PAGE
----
Funeral in Berlin
The Iron Petticoat
- they'll stop being commies when they fall in love with us.
Strategic Air Command - strange - and confusing - flag waving propaganda from Mann / Stewart
A Gathering of Eagles - more 'America rules the skies'.
The Hunters - Koreans - but they're all Reds - and one of the best flying pictures ever.
The Green Berets - John Wayne kicking red ass in this 'domino theory' war film.

EDIT - nearly forgot the Halas & Batchelor version of Animal Farm; this cartoon version (Britain's first full-length) of Orwell's black vision of Stalinism was part funded by the CIA!
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Last edited by John Hodson; 28-09-2004 at 15:01.
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Old 28-09-2004, 14:24   #8
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May I also add to the list the Boulting Brothers 'Seven Days to Noon' the story of and atomic scientist who takes it upon himself to threaten London with a Nuclear device stored in a briefcase - gripping stuff.
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Old 28-09-2004, 17:33   #9
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Fourth Protocol
Parallax view
3 days of the Condor
Rocky IV
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Old 28-09-2004, 19:32   #10
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Ken Loach's superb "Hidden Agenda", which extends from being a story about British policy in Northern Ireland into a truly terrifying piece of speculation about the impact of cold war attitudes upon British democracy in the 1970s.

Costa-Gavras' "State Of Siege", "Missing", Roger Spottiswoode's underrated "Under Fire" and Oliver Stone's quite brilliant "Salvador" - CIA policy in Latin America as a direct result of Cold War attitudes.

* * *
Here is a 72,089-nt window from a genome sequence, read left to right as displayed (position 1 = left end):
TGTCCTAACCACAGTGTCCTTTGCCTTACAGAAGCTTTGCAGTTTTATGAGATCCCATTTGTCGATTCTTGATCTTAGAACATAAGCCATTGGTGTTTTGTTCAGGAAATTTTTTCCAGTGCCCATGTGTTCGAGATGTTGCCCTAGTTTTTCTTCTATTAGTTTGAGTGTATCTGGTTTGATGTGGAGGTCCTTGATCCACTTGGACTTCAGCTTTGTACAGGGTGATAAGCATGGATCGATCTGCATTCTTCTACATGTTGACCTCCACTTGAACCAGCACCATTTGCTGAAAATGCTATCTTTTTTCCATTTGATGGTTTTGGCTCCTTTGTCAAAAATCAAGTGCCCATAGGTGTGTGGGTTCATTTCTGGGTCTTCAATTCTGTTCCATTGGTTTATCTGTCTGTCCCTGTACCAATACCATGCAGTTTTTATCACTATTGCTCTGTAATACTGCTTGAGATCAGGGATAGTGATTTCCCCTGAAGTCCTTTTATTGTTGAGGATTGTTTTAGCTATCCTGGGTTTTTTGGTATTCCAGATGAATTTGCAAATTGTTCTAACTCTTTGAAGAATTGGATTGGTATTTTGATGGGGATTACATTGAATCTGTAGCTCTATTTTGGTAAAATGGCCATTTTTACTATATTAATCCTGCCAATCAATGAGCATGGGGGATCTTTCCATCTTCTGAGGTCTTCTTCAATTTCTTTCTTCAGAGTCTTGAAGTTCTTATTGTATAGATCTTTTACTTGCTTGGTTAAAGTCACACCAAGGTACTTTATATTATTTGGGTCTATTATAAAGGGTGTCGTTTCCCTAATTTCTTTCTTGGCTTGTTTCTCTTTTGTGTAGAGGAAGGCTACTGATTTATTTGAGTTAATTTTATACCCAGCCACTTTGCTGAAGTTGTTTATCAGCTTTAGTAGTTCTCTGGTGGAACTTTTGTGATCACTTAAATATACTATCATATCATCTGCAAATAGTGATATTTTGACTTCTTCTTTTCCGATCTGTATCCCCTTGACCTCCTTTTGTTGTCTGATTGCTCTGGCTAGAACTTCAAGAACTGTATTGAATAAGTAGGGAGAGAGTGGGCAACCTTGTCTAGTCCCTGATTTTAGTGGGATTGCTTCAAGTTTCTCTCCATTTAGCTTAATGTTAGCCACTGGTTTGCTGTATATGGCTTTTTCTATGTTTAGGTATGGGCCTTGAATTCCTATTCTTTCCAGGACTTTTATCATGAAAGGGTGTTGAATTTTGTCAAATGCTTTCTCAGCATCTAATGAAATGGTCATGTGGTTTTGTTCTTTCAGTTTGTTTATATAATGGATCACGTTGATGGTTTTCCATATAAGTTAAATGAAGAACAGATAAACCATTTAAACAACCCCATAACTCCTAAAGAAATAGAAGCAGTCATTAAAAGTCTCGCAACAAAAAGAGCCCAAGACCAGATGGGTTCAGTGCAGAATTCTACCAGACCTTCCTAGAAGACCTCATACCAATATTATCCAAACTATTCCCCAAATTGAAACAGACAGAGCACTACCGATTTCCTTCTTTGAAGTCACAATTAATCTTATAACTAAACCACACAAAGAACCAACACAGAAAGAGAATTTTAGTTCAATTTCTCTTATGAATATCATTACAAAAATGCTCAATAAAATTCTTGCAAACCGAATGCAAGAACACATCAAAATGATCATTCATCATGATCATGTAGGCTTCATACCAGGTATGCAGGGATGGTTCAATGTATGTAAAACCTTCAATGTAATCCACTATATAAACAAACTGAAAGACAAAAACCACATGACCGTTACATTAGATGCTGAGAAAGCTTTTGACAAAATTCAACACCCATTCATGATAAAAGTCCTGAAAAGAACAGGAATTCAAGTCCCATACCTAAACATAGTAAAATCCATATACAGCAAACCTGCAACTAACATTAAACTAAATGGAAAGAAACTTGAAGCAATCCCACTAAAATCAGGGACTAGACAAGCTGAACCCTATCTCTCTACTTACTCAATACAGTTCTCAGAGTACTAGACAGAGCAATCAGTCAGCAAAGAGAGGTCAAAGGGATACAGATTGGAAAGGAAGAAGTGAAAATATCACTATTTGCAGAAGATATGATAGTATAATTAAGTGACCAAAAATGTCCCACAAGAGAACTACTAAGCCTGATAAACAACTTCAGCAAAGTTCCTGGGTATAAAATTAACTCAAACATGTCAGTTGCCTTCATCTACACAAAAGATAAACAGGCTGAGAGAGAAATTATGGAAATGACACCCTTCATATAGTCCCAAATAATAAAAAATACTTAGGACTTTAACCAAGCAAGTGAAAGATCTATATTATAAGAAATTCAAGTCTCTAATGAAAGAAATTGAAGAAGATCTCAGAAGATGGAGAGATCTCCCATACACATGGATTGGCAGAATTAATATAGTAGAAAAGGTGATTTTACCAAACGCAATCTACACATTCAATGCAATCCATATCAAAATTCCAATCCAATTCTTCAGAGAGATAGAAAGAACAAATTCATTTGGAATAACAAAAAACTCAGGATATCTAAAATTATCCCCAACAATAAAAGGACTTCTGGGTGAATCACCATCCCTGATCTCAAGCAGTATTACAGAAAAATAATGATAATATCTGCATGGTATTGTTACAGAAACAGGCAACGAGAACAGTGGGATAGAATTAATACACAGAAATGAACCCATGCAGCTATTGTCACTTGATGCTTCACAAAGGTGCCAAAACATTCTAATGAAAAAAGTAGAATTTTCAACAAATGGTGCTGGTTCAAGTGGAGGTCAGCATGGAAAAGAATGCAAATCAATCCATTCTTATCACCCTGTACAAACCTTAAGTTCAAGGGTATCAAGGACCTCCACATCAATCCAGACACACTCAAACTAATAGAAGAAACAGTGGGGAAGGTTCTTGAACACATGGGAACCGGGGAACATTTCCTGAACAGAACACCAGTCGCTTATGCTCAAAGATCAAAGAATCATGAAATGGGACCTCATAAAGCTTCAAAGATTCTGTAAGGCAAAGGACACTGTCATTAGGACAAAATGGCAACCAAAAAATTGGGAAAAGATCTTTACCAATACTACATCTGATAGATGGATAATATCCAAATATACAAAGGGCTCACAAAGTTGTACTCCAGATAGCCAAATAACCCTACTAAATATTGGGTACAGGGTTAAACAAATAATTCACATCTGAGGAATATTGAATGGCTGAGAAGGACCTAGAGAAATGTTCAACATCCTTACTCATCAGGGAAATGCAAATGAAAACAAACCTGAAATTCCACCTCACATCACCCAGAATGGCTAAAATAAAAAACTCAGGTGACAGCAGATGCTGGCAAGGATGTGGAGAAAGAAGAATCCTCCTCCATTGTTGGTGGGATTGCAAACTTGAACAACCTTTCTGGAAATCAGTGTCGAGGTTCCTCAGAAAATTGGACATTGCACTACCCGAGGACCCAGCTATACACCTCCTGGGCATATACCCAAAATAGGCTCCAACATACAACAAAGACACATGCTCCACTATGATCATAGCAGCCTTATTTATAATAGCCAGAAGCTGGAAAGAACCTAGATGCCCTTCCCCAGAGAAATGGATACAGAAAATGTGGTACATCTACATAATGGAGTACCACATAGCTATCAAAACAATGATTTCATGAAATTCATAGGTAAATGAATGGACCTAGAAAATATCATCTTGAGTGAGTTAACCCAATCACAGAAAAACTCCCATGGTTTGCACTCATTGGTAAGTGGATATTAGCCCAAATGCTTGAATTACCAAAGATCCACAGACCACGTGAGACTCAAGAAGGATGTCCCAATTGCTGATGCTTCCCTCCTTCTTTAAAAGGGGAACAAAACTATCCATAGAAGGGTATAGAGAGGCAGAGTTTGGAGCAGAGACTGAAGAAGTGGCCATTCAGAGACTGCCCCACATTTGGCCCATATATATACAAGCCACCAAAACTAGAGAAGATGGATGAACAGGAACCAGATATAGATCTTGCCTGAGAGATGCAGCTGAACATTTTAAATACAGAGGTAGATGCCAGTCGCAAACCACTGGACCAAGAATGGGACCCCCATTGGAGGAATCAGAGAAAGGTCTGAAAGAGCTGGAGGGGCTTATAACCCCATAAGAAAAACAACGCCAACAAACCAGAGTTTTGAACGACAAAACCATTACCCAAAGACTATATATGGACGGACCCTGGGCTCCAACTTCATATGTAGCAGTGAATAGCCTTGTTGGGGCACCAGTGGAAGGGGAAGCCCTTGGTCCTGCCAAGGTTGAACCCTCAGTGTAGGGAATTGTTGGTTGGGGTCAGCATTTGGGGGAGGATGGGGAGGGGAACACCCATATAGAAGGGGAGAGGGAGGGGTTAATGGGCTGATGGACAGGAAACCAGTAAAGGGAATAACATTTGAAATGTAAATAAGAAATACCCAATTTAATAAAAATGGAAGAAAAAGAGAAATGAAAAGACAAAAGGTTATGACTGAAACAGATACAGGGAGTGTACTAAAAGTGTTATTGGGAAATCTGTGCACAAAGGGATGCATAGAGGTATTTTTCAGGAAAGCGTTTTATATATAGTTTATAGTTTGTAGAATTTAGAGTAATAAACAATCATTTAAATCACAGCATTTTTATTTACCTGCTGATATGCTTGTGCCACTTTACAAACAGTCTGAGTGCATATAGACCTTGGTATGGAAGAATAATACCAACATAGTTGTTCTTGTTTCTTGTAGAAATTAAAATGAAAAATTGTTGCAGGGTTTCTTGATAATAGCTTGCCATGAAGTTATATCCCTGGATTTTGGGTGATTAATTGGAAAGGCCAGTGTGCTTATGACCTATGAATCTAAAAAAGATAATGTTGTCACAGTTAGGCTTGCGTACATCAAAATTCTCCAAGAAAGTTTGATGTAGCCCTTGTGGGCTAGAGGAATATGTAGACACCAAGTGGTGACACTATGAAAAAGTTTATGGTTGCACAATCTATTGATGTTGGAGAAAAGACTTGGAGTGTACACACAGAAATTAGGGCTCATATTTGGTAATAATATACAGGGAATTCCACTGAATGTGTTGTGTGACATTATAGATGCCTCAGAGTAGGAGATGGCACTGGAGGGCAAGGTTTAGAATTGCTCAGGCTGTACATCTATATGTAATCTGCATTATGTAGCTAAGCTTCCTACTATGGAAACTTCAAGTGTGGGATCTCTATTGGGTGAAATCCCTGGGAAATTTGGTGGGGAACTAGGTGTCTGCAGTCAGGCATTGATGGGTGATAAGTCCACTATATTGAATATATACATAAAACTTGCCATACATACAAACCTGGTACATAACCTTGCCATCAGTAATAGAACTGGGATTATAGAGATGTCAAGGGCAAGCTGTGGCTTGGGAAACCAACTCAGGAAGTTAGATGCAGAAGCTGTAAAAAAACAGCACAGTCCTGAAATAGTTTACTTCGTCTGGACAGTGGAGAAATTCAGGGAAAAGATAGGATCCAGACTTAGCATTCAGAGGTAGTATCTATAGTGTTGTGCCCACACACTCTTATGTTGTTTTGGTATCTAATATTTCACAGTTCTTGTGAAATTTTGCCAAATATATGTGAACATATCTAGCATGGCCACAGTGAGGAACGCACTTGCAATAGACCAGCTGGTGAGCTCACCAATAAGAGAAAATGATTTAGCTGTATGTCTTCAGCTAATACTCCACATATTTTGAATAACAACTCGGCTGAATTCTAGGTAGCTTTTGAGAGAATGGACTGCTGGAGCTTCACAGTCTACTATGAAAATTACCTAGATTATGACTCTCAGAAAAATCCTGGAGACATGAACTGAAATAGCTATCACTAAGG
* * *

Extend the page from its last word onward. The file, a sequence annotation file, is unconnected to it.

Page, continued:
By extension, any film about the Nixon administration - particularly "Nixon" and "All The President's Men". Watergate stemmed from CREEP which had its origins in the Pentagon Papers debacle directly caused by Vietnam.

As for "Invasion Of The Bodysnatchers", I think it's a very clever film which works as both a McCarthyite tract and as a liberal critique of the McCarthy era. The key, perhaps, lies in the combination of Walter Wanger's extreme rightism and Don Siegel's die-hard liberalism.

Several Vietnam-era Westerns spring to mind, none more so than "Ulzana's Raid" and "Little Big Man"
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Old 29-09-2004, 02:34   #11
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The Bridges at Toko-Ri is THE best cold war flying movie.
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Cold War, Day the Earth Caught Fire, Day the Earth Stood Still, Invasion of the Bodysnatchers, Invasion USA, Joseph Losey, Kiss me Deadly, Quatermass 2, stood still, The Damned, the day the earth, The Day the Earth Stood Still, The Manchurian Candidate, The Trollenberg Terror, The War Game, Them!, X the Unknown